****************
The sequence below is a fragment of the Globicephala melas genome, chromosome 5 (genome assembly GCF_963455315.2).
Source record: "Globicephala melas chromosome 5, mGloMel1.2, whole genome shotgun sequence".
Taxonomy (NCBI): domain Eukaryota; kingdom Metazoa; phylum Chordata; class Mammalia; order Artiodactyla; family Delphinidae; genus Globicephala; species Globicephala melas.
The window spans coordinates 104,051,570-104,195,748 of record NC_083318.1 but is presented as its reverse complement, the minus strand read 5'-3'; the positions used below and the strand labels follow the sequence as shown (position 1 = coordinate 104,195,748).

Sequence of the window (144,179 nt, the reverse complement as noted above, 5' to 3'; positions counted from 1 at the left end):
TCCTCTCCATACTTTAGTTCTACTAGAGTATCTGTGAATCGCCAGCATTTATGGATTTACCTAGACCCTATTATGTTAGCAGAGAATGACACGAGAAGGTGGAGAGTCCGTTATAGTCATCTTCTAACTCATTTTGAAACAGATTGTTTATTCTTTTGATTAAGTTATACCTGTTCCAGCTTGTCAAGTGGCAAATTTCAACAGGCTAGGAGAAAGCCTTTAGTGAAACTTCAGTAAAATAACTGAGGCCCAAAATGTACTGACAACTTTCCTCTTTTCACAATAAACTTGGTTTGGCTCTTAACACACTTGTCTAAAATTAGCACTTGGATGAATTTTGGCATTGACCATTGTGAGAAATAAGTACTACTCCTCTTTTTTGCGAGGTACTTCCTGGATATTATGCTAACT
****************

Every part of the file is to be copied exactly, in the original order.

The sequence below is a fragment of the Globicephala melas genome, chromosome 5 (genome assembly GCF_963455315.2).
Source record: "Globicephala melas chromosome 5, mGloMel1.2, whole genome shotgun sequence".
Taxonomy (NCBI): domain Eukaryota; kingdom Metazoa; phylum Chordata; class Mammalia; order Artiodactyla; family Delphinidae; genus Globicephala; species Globicephala melas.
The window spans coordinates 104,051,570-104,195,748 of record NC_083318.1 but is presented as its reverse complement, the minus strand read 5'-3'; the positions used below and the strand labels follow the sequence as shown (position 1 = coordinate 104,195,748).

Sequence of the window (144,179 nt, the reverse complement as noted above, 5' to 3'; positions counted from 1 at the left end):
TCCTCTCCATACTTTAGTTCTACTAGAGTATCTGTGAATCGCCAGCATTTATGGATTTACCTAGACCCTATTATGTTAGCAGAGAATGACACGAGAAGGTGGAGAGTCCGTTATAGTCATCTTCTAACTCATTTTGAAACAGATTGTTTATTCTTTTGATTAAGTTATACCTGTTCCAGCTTGTCAAGTGGCAAATTTCAACAGGCTAGGAGAAAGCCTTTAGTGAAACTTCAGTAAAATAACTGAGGCCCAAAATGTACTGACAACTTTCCTCTTTTCACAATAAACTTGGTTTGGCTCTTAACACACTTGTCTAAAATTAGCACTTGGATGAATTTTGGCATTGACCATTGTGAGAAATAAGTACTACTCCTCTTTTTTGCGAGGTACTTCCTGGATATTATGCTAACT